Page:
The publisher’s resources will also be useful for the book’s packaging, publication, and distribution.
Self-publishing requires you to either do the layout and formatting of your book yourself or get someone else to do it for a fee. Traditional publishers, however, simply require your work; they will use their knowledge, resources, and time to turn it into a polished book.
2. Exposure to Widespread Media (where applicable)
The largest publishers often have strong professional ties to publications, bookshops, and internet reviews. This extensive network may be helpful in spreading the news about your book more widely than you could on your own.
There is, of course, the disclaimer mentioned in the header. Mainstream exposure is only beneficial when discussing a broad subject.
When addressing a specific topic, targeted marketing may be just as effective—if not more so—than general marketing. The publisher’s exposure may not be worthwhile in that situation.
3. Utilize Deep Industry Knowledge
Traditional publishers have a lot of expertise in marketing books to various markets. They are aware of what motivates people and how to effectively show your work so that it is embraced.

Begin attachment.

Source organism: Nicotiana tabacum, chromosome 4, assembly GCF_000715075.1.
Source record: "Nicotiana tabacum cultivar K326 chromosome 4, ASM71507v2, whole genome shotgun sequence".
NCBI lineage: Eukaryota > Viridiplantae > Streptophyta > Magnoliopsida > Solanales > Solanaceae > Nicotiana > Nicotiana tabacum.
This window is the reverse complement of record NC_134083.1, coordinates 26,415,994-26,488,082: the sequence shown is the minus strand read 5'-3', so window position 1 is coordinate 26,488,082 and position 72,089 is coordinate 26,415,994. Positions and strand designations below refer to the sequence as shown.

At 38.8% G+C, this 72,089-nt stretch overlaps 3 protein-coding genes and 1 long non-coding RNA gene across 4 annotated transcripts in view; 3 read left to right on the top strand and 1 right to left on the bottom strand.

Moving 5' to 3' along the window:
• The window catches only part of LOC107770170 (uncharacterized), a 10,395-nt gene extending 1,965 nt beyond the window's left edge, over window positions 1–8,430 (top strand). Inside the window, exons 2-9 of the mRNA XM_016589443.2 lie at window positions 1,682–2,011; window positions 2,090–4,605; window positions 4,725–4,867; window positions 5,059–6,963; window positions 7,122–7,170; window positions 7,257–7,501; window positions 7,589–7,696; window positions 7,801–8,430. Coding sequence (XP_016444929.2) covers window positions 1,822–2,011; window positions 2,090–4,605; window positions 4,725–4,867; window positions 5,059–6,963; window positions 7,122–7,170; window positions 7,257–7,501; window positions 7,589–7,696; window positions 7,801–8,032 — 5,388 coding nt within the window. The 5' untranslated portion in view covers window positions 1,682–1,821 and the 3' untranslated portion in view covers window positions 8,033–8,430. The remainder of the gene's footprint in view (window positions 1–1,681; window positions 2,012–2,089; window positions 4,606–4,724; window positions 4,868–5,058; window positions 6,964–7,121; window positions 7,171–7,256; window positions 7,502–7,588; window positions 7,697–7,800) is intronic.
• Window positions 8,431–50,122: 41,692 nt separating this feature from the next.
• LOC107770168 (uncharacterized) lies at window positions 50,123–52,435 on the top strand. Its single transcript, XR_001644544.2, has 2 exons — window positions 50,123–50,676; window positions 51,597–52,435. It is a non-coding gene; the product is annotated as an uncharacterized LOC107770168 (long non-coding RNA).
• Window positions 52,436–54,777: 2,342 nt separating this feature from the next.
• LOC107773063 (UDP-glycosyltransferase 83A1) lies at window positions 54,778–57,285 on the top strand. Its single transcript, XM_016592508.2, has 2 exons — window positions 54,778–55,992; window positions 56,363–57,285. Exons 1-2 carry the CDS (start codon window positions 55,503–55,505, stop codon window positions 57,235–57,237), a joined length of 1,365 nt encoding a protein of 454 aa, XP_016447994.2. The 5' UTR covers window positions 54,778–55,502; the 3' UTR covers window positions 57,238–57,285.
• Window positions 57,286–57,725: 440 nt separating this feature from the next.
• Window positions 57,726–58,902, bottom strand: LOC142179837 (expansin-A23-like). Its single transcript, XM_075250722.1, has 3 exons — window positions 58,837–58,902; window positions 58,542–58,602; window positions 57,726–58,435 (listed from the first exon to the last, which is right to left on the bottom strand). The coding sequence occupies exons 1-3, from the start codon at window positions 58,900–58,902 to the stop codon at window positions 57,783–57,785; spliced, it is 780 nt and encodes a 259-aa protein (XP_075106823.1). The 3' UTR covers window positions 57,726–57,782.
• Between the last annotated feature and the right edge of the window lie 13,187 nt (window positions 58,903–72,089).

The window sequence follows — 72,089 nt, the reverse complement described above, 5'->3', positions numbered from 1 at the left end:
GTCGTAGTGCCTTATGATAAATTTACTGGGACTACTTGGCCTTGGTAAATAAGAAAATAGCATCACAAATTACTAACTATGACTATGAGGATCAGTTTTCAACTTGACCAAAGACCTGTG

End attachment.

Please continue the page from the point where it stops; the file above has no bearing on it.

This does not imply that their observations are always accurate. However, since they will base their judgments on information and experience, they will typically be more trustworthy.
4. Get Credibility by Association
Over time, major publishers have created a reputable brand. If you’re fortunate enough to work with one of these publishers, your book will instantly benefit from the power of the brand.
Being linked with such a well-known publisher may have a positive knock-on effect that can advance your writing career, create new chances, and broaden your readership.
5. Be Eligible for Prestigious Awards
The traditional route to publishing your book gives you access to important honors that independent publications do not receive.